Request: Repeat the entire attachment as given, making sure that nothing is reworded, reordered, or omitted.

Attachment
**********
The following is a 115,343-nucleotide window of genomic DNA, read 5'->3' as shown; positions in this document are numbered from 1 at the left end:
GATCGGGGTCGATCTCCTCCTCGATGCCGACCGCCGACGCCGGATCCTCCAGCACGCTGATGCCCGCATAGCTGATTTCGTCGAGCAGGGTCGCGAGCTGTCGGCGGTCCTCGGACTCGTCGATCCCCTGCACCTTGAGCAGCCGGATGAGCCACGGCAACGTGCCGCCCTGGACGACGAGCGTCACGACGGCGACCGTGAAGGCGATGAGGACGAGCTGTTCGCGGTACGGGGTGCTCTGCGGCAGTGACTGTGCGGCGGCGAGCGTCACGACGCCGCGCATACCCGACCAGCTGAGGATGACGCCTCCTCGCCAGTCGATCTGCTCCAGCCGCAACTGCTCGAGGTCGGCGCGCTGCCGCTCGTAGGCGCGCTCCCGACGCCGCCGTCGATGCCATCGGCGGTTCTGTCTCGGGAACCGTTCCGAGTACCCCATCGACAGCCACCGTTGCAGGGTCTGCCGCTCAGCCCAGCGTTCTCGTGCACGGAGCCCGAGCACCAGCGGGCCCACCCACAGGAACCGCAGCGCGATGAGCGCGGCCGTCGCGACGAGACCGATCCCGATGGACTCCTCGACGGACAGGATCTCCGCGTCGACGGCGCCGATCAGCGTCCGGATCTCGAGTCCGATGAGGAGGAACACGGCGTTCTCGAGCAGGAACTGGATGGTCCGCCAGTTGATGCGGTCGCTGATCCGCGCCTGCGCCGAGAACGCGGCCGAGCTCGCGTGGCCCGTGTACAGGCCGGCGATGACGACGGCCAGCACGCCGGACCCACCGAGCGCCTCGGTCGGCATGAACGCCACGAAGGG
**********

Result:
The following is a 115,343-nucleotide window of genomic DNA, read 5'->3' as shown; positions in this document are numbered from 1 at the left end:
GATCGGGGTCGATCTCCTCCTCGATGCCGACCGCCGACGCCGGATCCTCCAGCACGCTGATGCCCGCATAGCTGATTTCGTCGAGCAGGGTCGCGAGCTGTCGGCGGTCCTCGGACTCGTCGATCCCCTGCACCTTGAGCAGCCGGATGAGCCACGGCAACGTGCCGCCCTGGACGACGAGCGTCACGACGGCGACCGTGAAGGCGATGAGGACGAGCTGTTCGCGGTACGGGGTGCTCTGCGGCAGTGACTGTGCGGCGGCGAGCGTCACGACGCCGCGCATACCCGACCAGCTGAGGATGACGCCTCCTCGCCAGTCGATCTGCTCCAGCCGCAACTGCTCGAGGTCGGCGCGCTGCCGCTCGTAGGCGCGCTCCCGACGCCGCCGTCGATGCCATCGGCGGTTCTGTCTCGGGAACCGTTCCGAGTACCCCATCGACAGCCACCGTTGCAGGGTCTGCCGCTCAGCCCAGCGTTCTCGTGCACGGAGCCCGAGCACCAGCGGGCCCACCCACAGGAACCGCAGCGCGATGAGCGCGGCCGTCGCGACGAGACCGATCCCGATGGACTCCTCGACGGACAGGATCTCCGCGTCGACGGCGCCGATCAGCGTCCGGATCTCGAGTCCGATGAGGAGGAACACGGCGTTCTCGAGCAGGAACTGGATGGTCCGCCAGTTGATGCGGTCGCTGATCCGCGCCTGCGCCGAGAACGCGGCCGAGCTCGCGTGGCCCGTGTACAGGCCGGCGATGACGACGGCCAGCACGCCGGACCCACCGAGCGCCTCGGTCGGCATGAACGCCACGAAGGG